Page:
A Sample Password Policy
Somewhere Public Library Password Policy
All specific users of the Somewhere Public Library network are assigned user accounts administered by a central server. User accounts are composed of three elements: a user name, a password, and a configuration record on the server. A network user must submit his user name as a means of identifying his specific configuration record. The password is used to authenticate-to verify-that the user is who he claims to be.
This password policy is issued to specify the characteristics passwords must possess in order to maintain network security. Users are responsible for understanding and adhering to the following principles when creating or renewing passwords for their library account. Failure to observe these principles, or providing your password to other users, will be addressed according to library disciplinary policy.
This policy applies to all library staff, city personnel, contracted technical workers, and patrons assigned individual accounts.
Passwords that can be guessed by unauthorized personnel create the opportunity for breaches of security. To ensure maximum security, passwords must be hard to guess-not just by other human users but by extremely fast computers armed with multi-lingual dictionaries. You will create strong (hard-to-guess) passwords by following these instructions:
Your password must not contain your user name, your real name (first, middle, or last), your e-mail name, or any derivative of these.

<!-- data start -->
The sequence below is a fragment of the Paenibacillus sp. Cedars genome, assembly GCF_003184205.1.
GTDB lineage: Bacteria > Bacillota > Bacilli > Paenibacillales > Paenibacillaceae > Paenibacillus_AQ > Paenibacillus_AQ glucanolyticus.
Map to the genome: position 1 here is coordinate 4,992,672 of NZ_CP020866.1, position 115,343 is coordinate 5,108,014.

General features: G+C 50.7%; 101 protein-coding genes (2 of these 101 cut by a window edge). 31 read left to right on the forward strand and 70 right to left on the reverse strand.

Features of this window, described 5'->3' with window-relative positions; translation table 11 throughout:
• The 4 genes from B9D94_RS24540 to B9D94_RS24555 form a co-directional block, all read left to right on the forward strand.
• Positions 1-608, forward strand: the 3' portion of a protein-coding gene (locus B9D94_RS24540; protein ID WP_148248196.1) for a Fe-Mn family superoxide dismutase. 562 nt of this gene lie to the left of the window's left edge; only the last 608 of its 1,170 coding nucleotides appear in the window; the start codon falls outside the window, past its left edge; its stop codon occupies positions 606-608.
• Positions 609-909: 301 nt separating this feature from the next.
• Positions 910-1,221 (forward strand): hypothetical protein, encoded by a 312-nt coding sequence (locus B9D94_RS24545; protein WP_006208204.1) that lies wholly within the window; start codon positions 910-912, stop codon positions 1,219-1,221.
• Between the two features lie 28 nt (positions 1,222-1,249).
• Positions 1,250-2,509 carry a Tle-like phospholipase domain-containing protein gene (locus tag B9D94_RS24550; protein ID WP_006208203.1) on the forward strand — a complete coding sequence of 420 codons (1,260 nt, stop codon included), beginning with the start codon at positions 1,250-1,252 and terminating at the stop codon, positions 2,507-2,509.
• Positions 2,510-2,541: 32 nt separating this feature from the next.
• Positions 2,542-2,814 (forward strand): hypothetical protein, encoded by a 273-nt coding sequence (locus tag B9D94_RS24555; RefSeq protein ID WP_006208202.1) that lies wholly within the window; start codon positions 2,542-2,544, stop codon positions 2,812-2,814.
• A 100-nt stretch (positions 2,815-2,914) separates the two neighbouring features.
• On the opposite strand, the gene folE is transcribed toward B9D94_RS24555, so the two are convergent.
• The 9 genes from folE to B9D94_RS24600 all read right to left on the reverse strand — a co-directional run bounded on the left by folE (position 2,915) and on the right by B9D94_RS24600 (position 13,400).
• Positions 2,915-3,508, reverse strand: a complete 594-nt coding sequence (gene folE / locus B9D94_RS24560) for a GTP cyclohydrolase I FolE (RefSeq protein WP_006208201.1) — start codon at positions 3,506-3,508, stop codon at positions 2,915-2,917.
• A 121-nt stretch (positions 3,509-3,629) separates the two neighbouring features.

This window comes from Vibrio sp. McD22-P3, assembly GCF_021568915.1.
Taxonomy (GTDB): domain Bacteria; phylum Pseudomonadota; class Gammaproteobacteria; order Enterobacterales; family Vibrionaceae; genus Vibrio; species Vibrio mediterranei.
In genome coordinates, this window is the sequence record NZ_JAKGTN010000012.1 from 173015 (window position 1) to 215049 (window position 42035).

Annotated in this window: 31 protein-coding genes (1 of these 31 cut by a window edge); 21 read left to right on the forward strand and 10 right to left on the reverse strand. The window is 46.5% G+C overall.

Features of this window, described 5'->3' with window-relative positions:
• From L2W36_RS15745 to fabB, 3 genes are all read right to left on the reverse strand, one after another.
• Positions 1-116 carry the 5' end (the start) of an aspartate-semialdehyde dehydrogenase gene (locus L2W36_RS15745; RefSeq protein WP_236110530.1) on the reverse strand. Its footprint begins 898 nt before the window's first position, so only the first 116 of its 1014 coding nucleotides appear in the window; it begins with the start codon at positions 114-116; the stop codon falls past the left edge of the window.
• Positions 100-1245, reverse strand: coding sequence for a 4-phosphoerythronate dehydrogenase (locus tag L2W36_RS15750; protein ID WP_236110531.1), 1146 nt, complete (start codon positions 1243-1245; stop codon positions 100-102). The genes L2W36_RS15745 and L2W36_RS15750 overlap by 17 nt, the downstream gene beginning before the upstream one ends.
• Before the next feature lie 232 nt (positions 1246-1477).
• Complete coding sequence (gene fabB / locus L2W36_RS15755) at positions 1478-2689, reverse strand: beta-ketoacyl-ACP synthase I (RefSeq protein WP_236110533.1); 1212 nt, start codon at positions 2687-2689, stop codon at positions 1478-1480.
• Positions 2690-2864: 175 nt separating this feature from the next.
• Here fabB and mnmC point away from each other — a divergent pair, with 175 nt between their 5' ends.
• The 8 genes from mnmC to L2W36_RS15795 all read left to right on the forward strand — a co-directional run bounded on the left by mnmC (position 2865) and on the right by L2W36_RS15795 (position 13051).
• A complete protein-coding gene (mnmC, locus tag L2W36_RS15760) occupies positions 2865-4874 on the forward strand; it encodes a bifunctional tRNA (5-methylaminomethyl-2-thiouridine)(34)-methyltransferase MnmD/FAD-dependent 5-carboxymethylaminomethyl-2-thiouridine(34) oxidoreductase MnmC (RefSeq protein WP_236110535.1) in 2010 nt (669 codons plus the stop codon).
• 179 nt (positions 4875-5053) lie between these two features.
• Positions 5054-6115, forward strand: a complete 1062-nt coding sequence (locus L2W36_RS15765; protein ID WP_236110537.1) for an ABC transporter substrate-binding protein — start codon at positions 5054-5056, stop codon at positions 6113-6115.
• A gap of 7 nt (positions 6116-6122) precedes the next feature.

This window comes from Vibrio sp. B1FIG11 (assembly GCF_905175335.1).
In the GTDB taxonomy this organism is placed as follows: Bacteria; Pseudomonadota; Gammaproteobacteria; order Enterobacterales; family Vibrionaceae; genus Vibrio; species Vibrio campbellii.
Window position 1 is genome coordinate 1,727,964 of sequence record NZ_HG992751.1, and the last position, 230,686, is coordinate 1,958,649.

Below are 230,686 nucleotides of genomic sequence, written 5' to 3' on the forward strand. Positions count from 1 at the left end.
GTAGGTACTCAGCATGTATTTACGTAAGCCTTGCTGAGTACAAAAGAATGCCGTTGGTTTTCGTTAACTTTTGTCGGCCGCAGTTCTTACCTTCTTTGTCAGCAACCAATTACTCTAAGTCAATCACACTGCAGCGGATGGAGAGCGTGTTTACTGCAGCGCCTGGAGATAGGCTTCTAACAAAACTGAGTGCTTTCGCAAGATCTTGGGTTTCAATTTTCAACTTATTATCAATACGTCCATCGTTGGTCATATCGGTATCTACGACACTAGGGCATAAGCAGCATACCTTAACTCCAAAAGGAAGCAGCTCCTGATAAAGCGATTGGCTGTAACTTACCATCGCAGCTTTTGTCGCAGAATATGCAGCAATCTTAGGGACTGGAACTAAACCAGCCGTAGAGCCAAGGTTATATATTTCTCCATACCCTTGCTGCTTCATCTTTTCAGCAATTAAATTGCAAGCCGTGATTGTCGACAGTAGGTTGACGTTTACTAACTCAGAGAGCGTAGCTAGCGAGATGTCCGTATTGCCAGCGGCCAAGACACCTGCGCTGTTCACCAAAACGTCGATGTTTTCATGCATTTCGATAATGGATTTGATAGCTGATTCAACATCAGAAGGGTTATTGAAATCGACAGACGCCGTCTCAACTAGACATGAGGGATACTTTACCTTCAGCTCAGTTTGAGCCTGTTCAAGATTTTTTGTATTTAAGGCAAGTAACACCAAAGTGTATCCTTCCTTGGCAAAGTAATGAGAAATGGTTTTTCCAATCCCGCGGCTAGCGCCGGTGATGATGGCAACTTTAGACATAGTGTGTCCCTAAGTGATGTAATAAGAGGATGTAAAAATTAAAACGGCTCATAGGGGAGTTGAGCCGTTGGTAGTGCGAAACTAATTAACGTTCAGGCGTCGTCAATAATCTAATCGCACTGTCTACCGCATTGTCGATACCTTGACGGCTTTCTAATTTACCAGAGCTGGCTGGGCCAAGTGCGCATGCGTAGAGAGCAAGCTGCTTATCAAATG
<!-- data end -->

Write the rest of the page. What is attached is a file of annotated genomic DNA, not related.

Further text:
Your password must not be any single word in any language (password cracking software has access to language dictionaries for many, many languages).
Your password must not be any fact associated with you: a pet's name, your birthdate, phone number, social security number, driver's license number, car license number, et cetera. Likewise, your password should not be a fact associated with your spouse or children.
Your password must be at least six characters long. Passwords 8-14 characters long provide optimal security.
Your password must be a combination of uppercase and lowercase letters, numerals, punctuation marks, and other special characters. To a computer, the uppercase letters are different than lowercase letters. Three examples are shown below:
TriqsL6L- this password has a mix of three of these categories, making it strong. But it also has a rhyming quality, making it easier to remember.
shorT#ducK- this password also has a mix of three of the categories mentioned. Notice there are two unrelated words joined together, but with mixed case and with a special character between them. Joining two words this way also helps you remember your password.
Tqbfjotld- this password has only two categories represented, but offers a seemingly random mix of letters. In this example, the memory aid is using an acronym of the well-known phrase, "The quick brown fox jumped over the lazy dog." Take a favorite quotation (probably not a famous one, though) and create an acronym by using a particular character from each word. Insert a special character for additional security.